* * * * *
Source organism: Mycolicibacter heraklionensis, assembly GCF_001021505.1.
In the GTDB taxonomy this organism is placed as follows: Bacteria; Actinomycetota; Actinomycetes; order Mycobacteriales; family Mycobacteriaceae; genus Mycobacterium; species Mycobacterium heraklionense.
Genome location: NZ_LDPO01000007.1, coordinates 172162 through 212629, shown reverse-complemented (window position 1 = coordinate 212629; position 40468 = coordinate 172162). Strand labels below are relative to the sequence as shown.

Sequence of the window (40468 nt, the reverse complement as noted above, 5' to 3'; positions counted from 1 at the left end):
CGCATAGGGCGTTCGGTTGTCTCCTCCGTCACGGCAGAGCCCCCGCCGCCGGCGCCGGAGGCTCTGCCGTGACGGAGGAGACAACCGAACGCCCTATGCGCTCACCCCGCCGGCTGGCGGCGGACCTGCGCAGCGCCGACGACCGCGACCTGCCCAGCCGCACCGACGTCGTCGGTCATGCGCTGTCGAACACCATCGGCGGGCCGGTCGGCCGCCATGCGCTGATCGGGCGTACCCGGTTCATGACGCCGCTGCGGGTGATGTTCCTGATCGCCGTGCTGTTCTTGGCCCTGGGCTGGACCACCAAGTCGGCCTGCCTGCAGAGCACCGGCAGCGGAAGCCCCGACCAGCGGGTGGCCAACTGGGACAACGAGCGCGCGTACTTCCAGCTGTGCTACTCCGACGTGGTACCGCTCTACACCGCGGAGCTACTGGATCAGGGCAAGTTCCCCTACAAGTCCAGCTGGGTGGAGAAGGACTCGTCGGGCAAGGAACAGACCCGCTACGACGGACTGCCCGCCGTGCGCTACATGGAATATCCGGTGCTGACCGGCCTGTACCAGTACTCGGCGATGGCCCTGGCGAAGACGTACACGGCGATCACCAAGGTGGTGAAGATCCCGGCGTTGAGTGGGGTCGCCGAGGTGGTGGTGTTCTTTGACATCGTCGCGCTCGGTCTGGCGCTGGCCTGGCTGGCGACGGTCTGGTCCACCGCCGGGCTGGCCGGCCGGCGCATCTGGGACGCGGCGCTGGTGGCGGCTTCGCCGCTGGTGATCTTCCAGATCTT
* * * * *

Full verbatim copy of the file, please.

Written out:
Source organism: Mycolicibacter heraklionensis, assembly GCF_001021505.1.
In the GTDB taxonomy this organism is placed as follows: Bacteria; Actinomycetota; Actinomycetes; order Mycobacteriales; family Mycobacteriaceae; genus Mycobacterium; species Mycobacterium heraklionense.
Genome location: NZ_LDPO01000007.1, coordinates 172162 through 212629, shown reverse-complemented (window position 1 = coordinate 212629; position 40468 = coordinate 172162). Strand labels below are relative to the sequence as shown.

Sequence of the window (40468 nt, the reverse complement as noted above, 5' to 3'; positions counted from 1 at the left end):
CGCATAGGGCGTTCGGTTGTCTCCTCCGTCACGGCAGAGCCCCCGCCGCCGGCGCCGGAGGCTCTGCCGTGACGGAGGAGACAACCGAACGCCCTATGCGCTCACCCCGCCGGCTGGCGGCGGACCTGCGCAGCGCCGACGACCGCGACCTGCCCAGCCGCACCGACGTCGTCGGTCATGCGCTGTCGAACACCATCGGCGGGCCGGTCGGCCGCCATGCGCTGATCGGGCGTACCCGGTTCATGACGCCGCTGCGGGTGATGTTCCTGATCGCCGTGCTGTTCTTGGCCCTGGGCTGGACCACCAAGTCGGCCTGCCTGCAGAGCACCGGCAGCGGAAGCCCCGACCAGCGGGTGGCCAACTGGGACAACGAGCGCGCGTACTTCCAGCTGTGCTACTCCGACGTGGTACCGCTCTACACCGCGGAGCTACTGGATCAGGGCAAGTTCCCCTACAAGTCCAGCTGGGTGGAGAAGGACTCGTCGGGCAAGGAACAGACCCGCTACGACGGACTGCCCGCCGTGCGCTACATGGAATATCCGGTGCTGACCGGCCTGTACCAGTACTCGGCGATGGCCCTGGCGAAGACGTACACGGCGATCACCAAGGTGGTGAAGATCCCGGCGTTGAGTGGGGTCGCCGAGGTGGTGGTGTTCTTTGACATCGTCGCGCTCGGTCTGGCGCTGGCCTGGCTGGCGACGGTCTGGTCCACCGCCGGGCTGGCCGGCCGGCGCATCTGGGACGCGGCGCTGGTGGCGGCTTCGCCGCTGGTGATCTTCCAGATCTT